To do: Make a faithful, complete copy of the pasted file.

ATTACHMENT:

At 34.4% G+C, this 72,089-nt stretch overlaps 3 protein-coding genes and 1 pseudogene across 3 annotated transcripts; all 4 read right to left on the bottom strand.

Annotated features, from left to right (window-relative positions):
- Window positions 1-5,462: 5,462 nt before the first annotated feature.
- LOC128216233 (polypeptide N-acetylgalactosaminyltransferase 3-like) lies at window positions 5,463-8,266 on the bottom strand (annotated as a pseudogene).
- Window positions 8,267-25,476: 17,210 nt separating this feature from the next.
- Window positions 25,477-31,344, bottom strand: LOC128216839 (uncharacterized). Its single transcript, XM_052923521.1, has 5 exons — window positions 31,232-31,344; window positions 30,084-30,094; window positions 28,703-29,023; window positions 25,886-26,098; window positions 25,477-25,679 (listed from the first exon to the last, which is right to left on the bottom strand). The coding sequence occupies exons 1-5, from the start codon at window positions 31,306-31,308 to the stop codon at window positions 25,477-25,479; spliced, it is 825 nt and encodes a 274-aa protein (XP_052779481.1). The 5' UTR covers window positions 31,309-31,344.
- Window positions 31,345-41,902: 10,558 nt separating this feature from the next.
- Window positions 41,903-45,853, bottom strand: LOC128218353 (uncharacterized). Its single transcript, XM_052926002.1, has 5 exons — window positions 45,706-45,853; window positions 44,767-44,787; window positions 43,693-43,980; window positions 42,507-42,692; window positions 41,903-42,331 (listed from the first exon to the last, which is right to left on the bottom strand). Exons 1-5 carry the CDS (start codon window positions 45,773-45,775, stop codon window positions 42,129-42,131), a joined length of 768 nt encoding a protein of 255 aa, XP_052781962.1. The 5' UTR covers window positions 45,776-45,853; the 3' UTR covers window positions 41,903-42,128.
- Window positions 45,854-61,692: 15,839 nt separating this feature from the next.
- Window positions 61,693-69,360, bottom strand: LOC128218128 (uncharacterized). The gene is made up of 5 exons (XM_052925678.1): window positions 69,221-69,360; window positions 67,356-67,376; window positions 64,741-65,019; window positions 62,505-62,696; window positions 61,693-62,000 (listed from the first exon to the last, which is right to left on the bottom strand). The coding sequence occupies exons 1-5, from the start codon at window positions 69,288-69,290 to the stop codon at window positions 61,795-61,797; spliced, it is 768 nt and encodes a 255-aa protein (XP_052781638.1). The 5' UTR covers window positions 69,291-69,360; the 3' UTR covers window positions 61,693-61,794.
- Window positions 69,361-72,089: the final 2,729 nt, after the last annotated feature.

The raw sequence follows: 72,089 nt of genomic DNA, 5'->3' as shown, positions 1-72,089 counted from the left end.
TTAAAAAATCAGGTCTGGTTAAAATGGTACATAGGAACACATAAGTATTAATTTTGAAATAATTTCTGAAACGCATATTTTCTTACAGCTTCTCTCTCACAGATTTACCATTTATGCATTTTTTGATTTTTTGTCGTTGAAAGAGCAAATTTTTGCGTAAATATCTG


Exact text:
At 34.4% G+C, this 72,089-nt stretch overlaps 3 protein-coding genes and 1 pseudogene across 3 annotated transcripts; all 4 read right to left on the bottom strand.

Annotated features, from left to right (window-relative positions):
- Window positions 1-5,462: 5,462 nt before the first annotated feature.
- LOC128216233 (polypeptide N-acetylgalactosaminyltransferase 3-like) lies at window positions 5,463-8,266 on the bottom strand (annotated as a pseudogene).
- Window positions 8,267-25,476: 17,210 nt separating this feature from the next.
- Window positions 25,477-31,344, bottom strand: LOC128216839 (uncharacterized). Its single transcript, XM_052923521.1, has 5 exons — window positions 31,232-31,344; window positions 30,084-30,094; window positions 28,703-29,023; window positions 25,886-26,098; window positions 25,477-25,679 (listed from the first exon to the last, which is right to left on the bottom strand). The coding sequence occupies exons 1-5, from the start codon at window positions 31,306-31,308 to the stop codon at window positions 25,477-25,479; spliced, it is 825 nt and encodes a 274-aa protein (XP_052779481.1). The 5' UTR covers window positions 31,309-31,344.
- Window positions 31,345-41,902: 10,558 nt separating this feature from the next.
- Window positions 41,903-45,853, bottom strand: LOC128218353 (uncharacterized). Its single transcript, XM_052926002.1, has 5 exons — window positions 45,706-45,853; window positions 44,767-44,787; window positions 43,693-43,980; window positions 42,507-42,692; window positions 41,903-42,331 (listed from the first exon to the last, which is right to left on the bottom strand). Exons 1-5 carry the CDS (start codon window positions 45,773-45,775, stop codon window positions 42,129-42,131), a joined length of 768 nt encoding a protein of 255 aa, XP_052781962.1. The 5' UTR covers window positions 45,776-45,853; the 3' UTR covers window positions 41,903-42,128.
- Window positions 45,854-61,692: 15,839 nt separating this feature from the next.
- Window positions 61,693-69,360, bottom strand: LOC128218128 (uncharacterized). The gene is made up of 5 exons (XM_052925678.1): window positions 69,221-69,360; window positions 67,356-67,376; window positions 64,741-65,019; window positions 62,505-62,696; window positions 61,693-62,000 (listed from the first exon to the last, which is right to left on the bottom strand). The coding sequence occupies exons 1-5, from the start codon at window positions 69,288-69,290 to the stop codon at window positions 61,795-61,797; spliced, it is 768 nt and encodes a 255-aa protein (XP_052781638.1). The 5' UTR covers window positions 69,291-69,360; the 3' UTR covers window positions 61,693-61,794.
- Window positions 69,361-72,089: the final 2,729 nt, after the last annotated feature.

The raw sequence follows: 72,089 nt of genomic DNA, 5'->3' as shown, positions 1-72,089 counted from the left end.
TTAAAAAATCAGGTCTGGTTAAAATGGTACATAGGAACACATAAGTATTAATTTTGAAATAATTTCTGAAACGCATATTTTCTTACAGCTTCTCTCTCACAGATTTACCATTTATGCATTTTTTGATTTTTTGTCGTTGAAAGAGCAAATTTTTGCGTAAATATCTG